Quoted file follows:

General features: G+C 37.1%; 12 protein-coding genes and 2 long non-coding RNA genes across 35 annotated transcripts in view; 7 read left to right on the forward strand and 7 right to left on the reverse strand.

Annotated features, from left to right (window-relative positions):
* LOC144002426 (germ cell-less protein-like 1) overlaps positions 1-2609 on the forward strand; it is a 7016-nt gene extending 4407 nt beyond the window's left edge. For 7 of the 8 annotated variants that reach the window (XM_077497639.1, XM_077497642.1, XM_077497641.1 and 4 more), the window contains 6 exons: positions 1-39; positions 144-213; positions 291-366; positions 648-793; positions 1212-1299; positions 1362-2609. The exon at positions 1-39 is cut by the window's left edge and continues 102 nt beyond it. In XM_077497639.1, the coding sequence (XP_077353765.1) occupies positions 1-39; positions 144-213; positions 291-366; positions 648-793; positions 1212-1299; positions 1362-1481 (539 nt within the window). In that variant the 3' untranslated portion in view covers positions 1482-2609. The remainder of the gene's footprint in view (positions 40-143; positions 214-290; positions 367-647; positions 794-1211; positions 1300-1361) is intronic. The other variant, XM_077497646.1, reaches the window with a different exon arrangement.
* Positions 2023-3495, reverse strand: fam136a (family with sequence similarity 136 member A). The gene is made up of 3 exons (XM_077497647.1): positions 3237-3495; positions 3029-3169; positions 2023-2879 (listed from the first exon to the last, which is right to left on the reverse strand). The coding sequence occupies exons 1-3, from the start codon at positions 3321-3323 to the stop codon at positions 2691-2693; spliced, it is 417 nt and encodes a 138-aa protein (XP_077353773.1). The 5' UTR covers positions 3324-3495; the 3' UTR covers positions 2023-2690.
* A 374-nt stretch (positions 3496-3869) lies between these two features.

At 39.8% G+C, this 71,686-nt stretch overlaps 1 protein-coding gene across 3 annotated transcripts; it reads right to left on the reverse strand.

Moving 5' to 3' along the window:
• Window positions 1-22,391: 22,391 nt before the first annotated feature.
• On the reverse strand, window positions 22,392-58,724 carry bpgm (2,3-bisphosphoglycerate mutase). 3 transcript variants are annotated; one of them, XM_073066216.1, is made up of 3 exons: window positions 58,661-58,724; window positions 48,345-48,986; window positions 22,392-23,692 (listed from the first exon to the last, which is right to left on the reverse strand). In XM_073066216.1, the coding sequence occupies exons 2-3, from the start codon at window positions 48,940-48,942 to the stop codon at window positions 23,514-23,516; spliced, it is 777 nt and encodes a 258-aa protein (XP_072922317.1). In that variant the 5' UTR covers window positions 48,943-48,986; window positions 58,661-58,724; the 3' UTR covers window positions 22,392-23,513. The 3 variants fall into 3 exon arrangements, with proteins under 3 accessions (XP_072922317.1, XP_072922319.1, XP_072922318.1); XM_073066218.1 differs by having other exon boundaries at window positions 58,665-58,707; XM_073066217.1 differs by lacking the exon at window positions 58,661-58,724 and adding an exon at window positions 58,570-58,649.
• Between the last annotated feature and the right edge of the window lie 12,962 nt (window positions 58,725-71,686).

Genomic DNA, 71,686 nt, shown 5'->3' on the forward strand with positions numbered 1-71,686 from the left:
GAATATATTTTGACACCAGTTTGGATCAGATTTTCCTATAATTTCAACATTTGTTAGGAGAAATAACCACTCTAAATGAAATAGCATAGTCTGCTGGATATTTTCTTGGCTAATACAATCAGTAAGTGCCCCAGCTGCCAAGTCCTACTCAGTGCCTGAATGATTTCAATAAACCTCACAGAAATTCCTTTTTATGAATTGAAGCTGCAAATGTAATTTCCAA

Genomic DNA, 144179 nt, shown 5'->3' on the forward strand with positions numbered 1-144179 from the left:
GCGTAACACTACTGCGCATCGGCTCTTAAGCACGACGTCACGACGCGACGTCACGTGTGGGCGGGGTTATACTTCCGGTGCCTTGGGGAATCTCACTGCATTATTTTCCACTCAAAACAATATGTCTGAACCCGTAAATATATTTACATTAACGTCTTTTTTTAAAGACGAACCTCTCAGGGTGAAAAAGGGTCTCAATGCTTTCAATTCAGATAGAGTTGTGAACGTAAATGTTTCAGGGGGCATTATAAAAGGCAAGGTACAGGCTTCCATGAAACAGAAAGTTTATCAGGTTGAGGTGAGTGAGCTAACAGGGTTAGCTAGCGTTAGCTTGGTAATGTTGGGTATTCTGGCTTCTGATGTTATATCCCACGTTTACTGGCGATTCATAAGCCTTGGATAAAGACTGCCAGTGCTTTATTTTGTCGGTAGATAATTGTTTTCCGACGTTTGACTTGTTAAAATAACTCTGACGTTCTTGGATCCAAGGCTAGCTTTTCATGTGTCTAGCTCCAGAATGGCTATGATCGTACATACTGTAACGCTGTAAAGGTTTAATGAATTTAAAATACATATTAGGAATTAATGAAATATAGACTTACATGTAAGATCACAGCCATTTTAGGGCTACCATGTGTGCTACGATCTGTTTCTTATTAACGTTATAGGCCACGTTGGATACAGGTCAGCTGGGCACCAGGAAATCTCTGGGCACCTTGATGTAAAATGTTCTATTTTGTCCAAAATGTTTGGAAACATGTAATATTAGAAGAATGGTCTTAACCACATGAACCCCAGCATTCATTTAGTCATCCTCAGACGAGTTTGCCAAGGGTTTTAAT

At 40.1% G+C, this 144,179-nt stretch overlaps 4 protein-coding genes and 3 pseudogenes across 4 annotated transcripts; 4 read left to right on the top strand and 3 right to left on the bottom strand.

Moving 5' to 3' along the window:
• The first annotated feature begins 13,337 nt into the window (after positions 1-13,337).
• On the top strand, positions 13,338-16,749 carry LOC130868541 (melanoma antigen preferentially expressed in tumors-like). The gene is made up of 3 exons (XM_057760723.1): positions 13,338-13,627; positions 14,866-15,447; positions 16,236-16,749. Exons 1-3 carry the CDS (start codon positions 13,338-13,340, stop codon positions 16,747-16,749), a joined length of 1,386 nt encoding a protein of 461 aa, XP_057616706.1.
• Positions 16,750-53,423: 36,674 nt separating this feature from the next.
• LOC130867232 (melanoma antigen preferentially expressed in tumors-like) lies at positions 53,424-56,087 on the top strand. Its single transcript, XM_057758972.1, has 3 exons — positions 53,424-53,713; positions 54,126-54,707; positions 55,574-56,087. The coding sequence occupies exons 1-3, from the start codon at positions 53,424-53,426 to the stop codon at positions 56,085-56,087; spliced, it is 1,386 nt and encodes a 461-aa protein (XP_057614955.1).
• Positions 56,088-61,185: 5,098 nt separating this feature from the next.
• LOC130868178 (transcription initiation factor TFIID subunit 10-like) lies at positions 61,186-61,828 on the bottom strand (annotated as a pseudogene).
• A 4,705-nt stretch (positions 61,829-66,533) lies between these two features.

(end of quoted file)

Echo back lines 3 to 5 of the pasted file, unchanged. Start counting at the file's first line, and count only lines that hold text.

* LOC144002426 (germ cell-less protein-like 1) overlaps positions 1-2609 on the forward strand; it is a 7016-nt gene extending 4407 nt beyond the window's left edge. For 7 of the 8 annotated variants that reach the window (XM_077497639.1, XM_077497642.1, XM_077497641.1 and 4 more), the window contains 6 exons: positions 1-39; positions 144-213; positions 291-366; positions 648-793; positions 1212-1299; positions 1362-2609. The exon at positions 1-39 is cut by the window's left edge and continues 102 nt beyond it. In XM_077497639.1, the coding sequence (XP_077353765.1) occupies positions 1-39; positions 144-213; positions 291-366; positions 648-793; positions 1212-1299; positions 1362-1481 (539 nt within the window). In that variant the 3' untranslated portion in view covers positions 1482-2609. The remainder of the gene's footprint in view (positions 40-143; positions 214-290; positions 367-647; positions 794-1211; positions 1300-1361) is intronic. The other variant, XM_077497646.1, reaches the window with a different exon arrangement.
* Positions 2023-3495, reverse strand: fam136a (family with sequence similarity 136 member A). The gene is made up of 3 exons (XM_077497647.1): positions 3237-3495; positions 3029-3169; positions 2023-2879 (listed from the first exon to the last, which is right to left on the reverse strand). The coding sequence occupies exons 1-3, from the start codon at positions 3321-3323 to the stop codon at positions 2691-2693; spliced, it is 417 nt and encodes a 138-aa protein (XP_077353773.1). The 5' UTR covers positions 3324-3495; the 3' UTR covers positions 2023-2690.
* A 374-nt stretch (positions 3496-3869) lies between these two features.